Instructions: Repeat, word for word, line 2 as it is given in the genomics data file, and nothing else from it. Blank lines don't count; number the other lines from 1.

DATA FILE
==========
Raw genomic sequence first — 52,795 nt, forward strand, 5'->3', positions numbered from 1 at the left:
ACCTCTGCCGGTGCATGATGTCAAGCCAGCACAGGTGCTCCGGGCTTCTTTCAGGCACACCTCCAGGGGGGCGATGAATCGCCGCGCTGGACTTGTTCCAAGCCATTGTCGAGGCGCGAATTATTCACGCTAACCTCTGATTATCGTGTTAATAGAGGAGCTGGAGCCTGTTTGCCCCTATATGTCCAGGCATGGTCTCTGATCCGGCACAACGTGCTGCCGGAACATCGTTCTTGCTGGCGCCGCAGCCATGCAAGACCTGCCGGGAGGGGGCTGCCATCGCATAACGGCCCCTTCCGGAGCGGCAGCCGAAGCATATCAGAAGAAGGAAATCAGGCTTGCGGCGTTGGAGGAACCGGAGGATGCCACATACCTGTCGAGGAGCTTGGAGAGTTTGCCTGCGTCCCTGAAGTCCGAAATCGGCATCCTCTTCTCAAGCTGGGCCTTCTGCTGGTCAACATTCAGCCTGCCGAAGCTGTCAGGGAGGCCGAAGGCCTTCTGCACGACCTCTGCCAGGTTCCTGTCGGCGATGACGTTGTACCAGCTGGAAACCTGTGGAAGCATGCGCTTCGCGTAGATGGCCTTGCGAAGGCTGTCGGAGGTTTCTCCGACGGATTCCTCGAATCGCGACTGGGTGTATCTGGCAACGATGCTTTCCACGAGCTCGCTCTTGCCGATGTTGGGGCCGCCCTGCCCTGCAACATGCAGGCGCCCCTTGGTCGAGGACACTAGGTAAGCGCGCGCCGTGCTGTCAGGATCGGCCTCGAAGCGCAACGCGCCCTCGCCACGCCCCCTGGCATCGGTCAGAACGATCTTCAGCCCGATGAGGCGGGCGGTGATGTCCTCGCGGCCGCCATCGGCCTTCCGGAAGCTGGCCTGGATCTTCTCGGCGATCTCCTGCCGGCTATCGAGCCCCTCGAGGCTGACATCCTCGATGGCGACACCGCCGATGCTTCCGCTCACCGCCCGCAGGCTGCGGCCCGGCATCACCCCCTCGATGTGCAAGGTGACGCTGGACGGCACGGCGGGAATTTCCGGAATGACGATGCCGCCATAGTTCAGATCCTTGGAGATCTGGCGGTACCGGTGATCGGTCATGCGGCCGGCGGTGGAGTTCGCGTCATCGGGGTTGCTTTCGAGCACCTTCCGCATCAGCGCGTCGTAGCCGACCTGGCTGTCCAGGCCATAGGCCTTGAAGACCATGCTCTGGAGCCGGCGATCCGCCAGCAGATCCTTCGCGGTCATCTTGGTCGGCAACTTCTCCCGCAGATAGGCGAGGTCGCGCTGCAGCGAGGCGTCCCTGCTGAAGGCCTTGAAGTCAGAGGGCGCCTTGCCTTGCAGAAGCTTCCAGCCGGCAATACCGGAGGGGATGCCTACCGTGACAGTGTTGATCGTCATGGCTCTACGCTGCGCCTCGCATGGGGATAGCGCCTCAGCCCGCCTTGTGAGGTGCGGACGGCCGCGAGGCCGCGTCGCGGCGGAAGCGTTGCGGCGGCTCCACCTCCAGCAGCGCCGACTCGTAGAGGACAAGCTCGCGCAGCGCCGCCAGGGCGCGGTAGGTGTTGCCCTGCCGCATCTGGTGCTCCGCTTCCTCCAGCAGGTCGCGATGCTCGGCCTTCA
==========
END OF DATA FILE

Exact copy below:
ACCTCTGCCGGTGCATGATGTCAAGCCAGCACAGGTGCTCCGGGCTTCTTTCAGGCACACCTCCAGGGGGGCGATGAATCGCCGCGCTGGACTTGTTCCAAGCCATTGTCGAGGCGCGAATTATTCACGCTAACCTCTGATTATCGTGTTAATAGAGGAGCTGGAGCCTGTTTGCCCCTATATGTCCAGGCATGGTCTCTGATCCGGCACAACGTGCTGCCGGAACATCGTTCTTGCTGGCGCCGCAGCCATGCAAGACCTGCCGGGAGGGGGCTGCCATCGCATAACGGCCCCTTCCGGAGCGGCAGCCGAAGCATATCAGAAGAAGGAAATCAGGCTTGCGGCGTTGGAGGAACCGGAGGATGCCACATACCTGTCGAGGAGCTTGGAGAGTTTGCCTGCGTCCCTGAAGTCCGAAATCGGCATCCTCTTCTCAAGCTGGGCCTTCTGCTGGTCAACATTCAGCCTGCCGAAGCTGTCAGGGAGGCCGAAGGCCTTCTGCACGACCTCTGCCAGGTTCCTGTCGGCGATGACGTTGTACCAGCTGGAAACCTGTGGAAGCATGCGCTTCGCGTAGATGGCCTTGCGAAGGCTGTCGGAGGTTTCTCCGACGGATTCCTCGAATCGCGACTGGGTGTATCTGGCAACGATGCTTTCCACGAGCTCGCTCTTGCCGATGTTGGGGCCGCCCTGCCCTGCAACATGCAGGCGCCCCTTGGTCGAGGACACTAGGTAAGCGCGCGCCGTGCTGTCAGGATCGGCCTCGAAGCGCAACGCGCCCTCGCCACGCCCCCTGGCATCGGTCAGAACGATCTTCAGCCCGATGAGGCGGGCGGTGATGTCCTCGCGGCCGCCATCGGCCTTCCGGAAGCTGGCCTGGATCTTCTCGGCGATCTCCTGCCGGCTATCGAGCCCCTCGAGGCTGACATCCTCGATGGCGACACCGCCGATGCTTCCGCTCACCGCCCGCAGGCTGCGGCCCGGCATCACCCCCTCGATGTGCAAGGTGACGCTGGACGGCACGGCGGGAATTTCCGGAATGACGATGCCGCCATAGTTCAGATCCTTGGAGATCTGGCGGTACCGGTGATCGGTCATGCGGCCGGCGGTGGAGTTCGCGTCATCGGGGTTGCTTTCGAGCACCTTCCGCATCAGCGCGTCGTAGCCGACCTGGCTGTCCAGGCCATAGGCCTTGAAGACCATGCTCTGGAGCCGGCGATCCGCCAGCAGATCCTTCGCGGTCATCTTGGTCGGCAACTTCTCCCGCAGATAGGCGAGGTCGCGCTGCAGCGAGGCGTCCCTGCTGAAGGCCTTGAAGTCAGAGGGCGCCTTGCCTTGCAGAAGCTTCCAGCCGGCAATACCGGAGGGGATGCCTACCGTGACAGTGTTGATCGTCATGGCTCTACGCTGCGCCTCGCATGGGGATAGCGCCTCAGCCCGCCTTGTGAGGTGCGGACGGCCGCGAGGCCGCGTCGCGGCGGAAGCGTTGCGGCGGCTCCACCTCCAGCAGCGCCGACTCGTAGAGGACAAGCTCGCGCAGCGCCGCCAGGGCGCGGTAGGTGTTGCCCTGCCGCATCTGGTGCTCCGCTTCCTCCAGCAGGTCGCGATGCTCGGCCTTCA